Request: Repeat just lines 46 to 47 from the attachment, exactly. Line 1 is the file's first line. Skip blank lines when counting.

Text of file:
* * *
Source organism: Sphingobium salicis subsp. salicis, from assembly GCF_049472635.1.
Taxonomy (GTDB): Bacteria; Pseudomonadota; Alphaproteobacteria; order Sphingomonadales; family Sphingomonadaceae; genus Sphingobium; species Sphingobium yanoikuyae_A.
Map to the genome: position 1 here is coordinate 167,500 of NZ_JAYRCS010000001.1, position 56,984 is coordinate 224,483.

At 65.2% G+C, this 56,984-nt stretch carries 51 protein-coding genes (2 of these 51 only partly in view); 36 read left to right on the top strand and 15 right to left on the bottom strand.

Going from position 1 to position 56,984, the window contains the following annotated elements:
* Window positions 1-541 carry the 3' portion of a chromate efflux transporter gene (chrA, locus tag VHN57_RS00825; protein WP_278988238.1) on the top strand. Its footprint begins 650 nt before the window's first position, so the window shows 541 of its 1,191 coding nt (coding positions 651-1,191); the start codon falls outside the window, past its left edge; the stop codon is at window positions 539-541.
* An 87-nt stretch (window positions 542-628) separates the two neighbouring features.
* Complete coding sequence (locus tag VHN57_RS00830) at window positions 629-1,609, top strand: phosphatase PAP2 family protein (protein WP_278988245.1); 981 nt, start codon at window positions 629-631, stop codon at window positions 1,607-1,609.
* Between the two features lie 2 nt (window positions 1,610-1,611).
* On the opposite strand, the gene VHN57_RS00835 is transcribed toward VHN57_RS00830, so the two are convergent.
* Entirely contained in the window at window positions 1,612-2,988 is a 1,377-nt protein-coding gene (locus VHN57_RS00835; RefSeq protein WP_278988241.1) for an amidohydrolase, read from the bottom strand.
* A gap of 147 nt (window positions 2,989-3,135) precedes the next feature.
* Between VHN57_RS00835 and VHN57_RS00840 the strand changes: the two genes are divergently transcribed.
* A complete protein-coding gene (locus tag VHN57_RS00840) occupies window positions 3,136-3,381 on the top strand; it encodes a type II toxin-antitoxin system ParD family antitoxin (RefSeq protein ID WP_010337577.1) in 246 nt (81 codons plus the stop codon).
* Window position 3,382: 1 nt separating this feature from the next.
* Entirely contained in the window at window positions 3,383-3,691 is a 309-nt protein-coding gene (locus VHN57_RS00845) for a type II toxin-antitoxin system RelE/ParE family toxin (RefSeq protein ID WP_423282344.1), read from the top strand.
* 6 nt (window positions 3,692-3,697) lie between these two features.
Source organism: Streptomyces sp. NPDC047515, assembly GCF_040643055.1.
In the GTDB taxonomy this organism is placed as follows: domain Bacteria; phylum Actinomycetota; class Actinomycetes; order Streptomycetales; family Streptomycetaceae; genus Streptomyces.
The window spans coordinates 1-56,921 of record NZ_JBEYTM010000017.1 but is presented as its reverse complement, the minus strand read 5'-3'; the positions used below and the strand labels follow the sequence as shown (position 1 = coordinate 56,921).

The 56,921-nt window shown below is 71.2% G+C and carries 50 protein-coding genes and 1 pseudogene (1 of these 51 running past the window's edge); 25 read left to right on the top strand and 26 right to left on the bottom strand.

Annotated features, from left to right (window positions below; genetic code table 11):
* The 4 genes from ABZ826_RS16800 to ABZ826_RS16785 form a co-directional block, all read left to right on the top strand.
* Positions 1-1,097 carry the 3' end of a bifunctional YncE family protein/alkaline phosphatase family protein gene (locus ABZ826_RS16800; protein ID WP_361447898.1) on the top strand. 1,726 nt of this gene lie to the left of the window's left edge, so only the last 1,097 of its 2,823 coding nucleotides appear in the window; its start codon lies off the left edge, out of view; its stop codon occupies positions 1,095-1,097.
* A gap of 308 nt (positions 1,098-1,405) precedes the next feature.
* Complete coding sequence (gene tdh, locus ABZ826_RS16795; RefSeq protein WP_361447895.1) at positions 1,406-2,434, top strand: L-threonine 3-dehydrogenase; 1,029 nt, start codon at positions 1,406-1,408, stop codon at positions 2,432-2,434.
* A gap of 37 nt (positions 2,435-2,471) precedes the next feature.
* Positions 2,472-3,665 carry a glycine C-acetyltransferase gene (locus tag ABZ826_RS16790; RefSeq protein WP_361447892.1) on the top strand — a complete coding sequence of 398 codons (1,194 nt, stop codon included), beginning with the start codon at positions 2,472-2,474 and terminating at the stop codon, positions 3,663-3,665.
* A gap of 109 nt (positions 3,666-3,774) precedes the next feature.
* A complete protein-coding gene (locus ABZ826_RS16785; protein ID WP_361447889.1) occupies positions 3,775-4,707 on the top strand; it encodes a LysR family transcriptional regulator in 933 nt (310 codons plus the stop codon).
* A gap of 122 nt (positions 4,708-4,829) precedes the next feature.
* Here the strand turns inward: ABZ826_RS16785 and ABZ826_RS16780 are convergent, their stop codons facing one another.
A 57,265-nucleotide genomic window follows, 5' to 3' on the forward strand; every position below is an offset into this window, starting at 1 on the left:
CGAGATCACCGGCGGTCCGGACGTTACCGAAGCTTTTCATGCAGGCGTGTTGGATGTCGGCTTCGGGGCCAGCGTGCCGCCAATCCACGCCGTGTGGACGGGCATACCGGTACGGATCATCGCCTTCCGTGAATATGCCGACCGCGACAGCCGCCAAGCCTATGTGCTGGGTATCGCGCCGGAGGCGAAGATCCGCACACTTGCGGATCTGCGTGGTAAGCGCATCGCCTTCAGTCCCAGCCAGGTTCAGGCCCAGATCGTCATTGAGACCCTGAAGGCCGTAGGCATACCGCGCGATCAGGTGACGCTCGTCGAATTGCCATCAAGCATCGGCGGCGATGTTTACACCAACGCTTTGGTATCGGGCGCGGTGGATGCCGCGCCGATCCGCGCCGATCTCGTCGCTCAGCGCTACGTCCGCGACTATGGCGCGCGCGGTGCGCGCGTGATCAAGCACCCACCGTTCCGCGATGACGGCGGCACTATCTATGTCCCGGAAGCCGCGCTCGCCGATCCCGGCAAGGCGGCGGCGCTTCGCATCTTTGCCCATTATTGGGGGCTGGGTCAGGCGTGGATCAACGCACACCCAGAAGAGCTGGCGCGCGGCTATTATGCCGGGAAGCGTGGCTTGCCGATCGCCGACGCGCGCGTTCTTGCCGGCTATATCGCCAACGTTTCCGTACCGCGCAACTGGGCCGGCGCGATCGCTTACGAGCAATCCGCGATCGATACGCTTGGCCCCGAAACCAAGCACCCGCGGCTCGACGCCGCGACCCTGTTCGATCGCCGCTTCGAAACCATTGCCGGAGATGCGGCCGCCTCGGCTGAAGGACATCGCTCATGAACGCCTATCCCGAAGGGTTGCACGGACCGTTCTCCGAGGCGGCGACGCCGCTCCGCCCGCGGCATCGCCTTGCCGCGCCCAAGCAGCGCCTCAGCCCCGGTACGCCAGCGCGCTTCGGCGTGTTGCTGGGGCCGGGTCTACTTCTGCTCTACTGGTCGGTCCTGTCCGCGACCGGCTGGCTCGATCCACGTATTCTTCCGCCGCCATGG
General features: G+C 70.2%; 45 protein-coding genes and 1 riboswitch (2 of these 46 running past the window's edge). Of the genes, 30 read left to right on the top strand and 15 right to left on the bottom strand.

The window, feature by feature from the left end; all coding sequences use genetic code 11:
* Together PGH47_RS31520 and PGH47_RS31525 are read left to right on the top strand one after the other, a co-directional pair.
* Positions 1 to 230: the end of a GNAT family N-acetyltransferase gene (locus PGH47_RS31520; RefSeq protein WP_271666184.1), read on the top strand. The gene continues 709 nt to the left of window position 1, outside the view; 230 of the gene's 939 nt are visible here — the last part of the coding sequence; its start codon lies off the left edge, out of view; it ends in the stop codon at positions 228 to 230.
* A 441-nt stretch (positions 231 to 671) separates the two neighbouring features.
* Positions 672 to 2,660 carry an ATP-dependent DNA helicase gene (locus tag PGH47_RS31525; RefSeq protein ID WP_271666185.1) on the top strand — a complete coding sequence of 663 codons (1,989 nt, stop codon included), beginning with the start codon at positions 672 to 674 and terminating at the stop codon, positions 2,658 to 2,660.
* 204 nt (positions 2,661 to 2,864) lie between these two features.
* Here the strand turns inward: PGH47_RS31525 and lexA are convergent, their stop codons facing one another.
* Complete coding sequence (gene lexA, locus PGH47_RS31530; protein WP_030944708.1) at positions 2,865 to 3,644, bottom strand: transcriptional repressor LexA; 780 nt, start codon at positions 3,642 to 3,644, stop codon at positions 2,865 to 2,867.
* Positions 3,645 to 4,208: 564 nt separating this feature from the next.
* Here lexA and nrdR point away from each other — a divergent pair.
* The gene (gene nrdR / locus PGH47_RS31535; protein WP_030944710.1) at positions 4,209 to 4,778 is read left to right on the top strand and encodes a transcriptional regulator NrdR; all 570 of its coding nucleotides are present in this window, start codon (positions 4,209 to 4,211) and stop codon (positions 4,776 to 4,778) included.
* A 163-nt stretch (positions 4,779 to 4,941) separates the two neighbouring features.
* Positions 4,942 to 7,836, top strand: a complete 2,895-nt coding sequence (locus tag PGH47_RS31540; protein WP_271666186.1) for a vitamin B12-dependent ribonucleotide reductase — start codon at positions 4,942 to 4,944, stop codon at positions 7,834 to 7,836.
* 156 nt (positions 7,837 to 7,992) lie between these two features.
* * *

* The gene (gene nrdR / locus PGH47_RS31535; protein WP_030944710.1) at positions 4,209 to 4,778 is read left to right on the top strand and encodes a transcriptional regulator NrdR; all 570 of its coding nucleotides are present in this window, start codon (positions 4,209 to 4,211) and stop codon (positions 4,776 to 4,778) included.
* A 163-nt stretch (positions 4,779 to 4,941) separates the two neighbouring features.